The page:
Convert mathematical equations to SVGs, PNGs, or MathML. A general wrapper to Lasem and mtex2MML.
Quickly convert math equations into beautiful SVGs (or PNGs/MathML).
Add this line to your application's Gemfile:
gem 'mathematical'
And then execute:
$ bundle
Or install it yourself as:
$ gem install mathematical
Note: you'll probably need to run
script/bootstrapto fetch all the necessary dependencies.
The simplest way to do this is
require 'mathematical'Mathematical.new.render(string_with_math)
string_with_mathshould just be a string of TeX math. The default delimiters are
$..$for inline and
$$..$$for display. These can be changed by options--see below.
The output will be a hash, with keys that depend on the format you want:
:width: the width of the resulting image
:height: the height of the resulting image
:data: the actual string of SVG
:width: the width of the resulting image
:height: the height of the resulting image
:data: the PNG data
:data: the MathML data
:data: the original invalid TeX
:exception: the error class (with message)
Note: If you pass in invalid TeX, an error is not raised, but a message is printed to STDERR. It is the caller's responsibility to check for
:exceptionand act on it.
renderjust converts a single equation. There are several other methods you can use:
filter: Given a string with a mix of TeX math and non-math elements, this returns a single string containing just the converted math elements.
text_filter: Given a string with a mix of TeX math and non-math elements, this converts all the math and leaves the rest of the string unmodified.
strict_filter: Given a string with a mix of TeX math and non-math elements, this converts all the math and leaves the rest of the string unmodified. HTML tags are removed completely.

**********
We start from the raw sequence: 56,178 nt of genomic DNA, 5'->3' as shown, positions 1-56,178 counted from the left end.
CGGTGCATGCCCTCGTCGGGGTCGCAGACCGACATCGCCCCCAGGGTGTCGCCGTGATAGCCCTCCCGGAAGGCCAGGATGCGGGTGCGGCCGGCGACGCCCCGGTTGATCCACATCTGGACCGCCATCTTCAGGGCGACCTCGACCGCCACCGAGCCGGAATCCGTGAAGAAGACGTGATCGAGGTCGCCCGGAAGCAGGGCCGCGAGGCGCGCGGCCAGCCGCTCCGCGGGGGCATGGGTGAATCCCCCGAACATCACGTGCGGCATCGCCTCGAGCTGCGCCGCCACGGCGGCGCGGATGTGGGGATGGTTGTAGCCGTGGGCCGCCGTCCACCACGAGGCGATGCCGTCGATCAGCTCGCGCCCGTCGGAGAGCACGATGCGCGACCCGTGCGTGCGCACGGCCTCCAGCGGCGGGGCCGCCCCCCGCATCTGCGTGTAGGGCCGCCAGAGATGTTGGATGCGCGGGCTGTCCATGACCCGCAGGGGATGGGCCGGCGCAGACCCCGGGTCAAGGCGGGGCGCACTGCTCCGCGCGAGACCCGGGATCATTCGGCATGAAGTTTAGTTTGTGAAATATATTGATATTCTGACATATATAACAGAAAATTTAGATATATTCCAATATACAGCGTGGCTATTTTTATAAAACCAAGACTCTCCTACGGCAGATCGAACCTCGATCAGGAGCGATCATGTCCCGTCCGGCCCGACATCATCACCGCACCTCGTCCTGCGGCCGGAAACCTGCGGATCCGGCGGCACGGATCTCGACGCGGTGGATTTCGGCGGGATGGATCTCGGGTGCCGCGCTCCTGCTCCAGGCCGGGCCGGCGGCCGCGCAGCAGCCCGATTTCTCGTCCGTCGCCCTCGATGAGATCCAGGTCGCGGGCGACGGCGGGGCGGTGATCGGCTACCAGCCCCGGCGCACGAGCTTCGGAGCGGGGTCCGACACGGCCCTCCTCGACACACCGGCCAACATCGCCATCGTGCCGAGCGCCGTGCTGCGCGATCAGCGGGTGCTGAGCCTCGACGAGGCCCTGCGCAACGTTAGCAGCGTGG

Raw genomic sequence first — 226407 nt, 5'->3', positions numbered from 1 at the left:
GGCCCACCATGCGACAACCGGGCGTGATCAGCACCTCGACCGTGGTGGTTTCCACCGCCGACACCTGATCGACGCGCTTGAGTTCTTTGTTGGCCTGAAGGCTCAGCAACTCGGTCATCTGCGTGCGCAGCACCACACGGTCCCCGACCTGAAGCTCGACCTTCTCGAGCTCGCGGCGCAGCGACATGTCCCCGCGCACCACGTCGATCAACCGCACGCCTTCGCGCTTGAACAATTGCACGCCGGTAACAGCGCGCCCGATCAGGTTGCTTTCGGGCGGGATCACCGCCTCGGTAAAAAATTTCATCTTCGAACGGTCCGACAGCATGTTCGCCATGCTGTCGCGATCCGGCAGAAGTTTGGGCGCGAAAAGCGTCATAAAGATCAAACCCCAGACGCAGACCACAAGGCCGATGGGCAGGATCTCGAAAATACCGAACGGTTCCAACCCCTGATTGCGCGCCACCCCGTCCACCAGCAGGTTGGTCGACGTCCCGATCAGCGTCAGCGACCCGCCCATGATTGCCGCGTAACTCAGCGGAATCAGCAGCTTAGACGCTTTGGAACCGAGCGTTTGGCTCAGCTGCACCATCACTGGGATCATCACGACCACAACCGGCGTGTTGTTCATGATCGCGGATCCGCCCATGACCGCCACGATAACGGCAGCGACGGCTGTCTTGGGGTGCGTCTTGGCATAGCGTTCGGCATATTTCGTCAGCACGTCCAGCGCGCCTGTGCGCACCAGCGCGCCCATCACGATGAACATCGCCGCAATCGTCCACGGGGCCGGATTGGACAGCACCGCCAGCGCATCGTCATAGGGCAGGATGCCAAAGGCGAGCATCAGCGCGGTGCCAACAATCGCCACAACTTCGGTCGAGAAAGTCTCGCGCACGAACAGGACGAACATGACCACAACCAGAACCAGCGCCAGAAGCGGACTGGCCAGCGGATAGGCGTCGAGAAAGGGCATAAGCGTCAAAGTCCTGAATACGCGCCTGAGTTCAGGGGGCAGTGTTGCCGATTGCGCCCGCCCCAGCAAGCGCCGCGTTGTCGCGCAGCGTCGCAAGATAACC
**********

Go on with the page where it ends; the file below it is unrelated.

Rather than just a string, you can also provide an array of math inputs:
inputs = [] inputs << '$\pi$' inputs << '$not__thisisnotreal$' inputs << '$\alpha$'Mathematical.new.render(inputs)
This returns an array of hashes, rendering the indices. For example, for the above, you will receive the following output:
[ {:data => "...", :width => ... }, { :data => '$not__thisisnotreal$', :exception => "...", {:data => "...", :width => ... }]
That is, while the first and last elements are valid TeX math, the middle one is not, so the same string is returned. As with single strings, the error message is printed to STDERR, but not raised.
Mathematical.newtakes an optional hash to define a few options:
| Name | Description | Default |------|-------------|-------- |
:ppi| A double determining the pixels per inch of the resulting SVG |
72.0|
:zoom| A double determining the zoom level of the resulting SVG |
1.0|
:base64| A boolean determining whether Mathematical's output should be a base64-encoded SVG string |
false|
:maxsize| A numeral indicating the
MAXSIZEthe output string can be. |
unsigned long|
:format| A symbol indicating whether you want an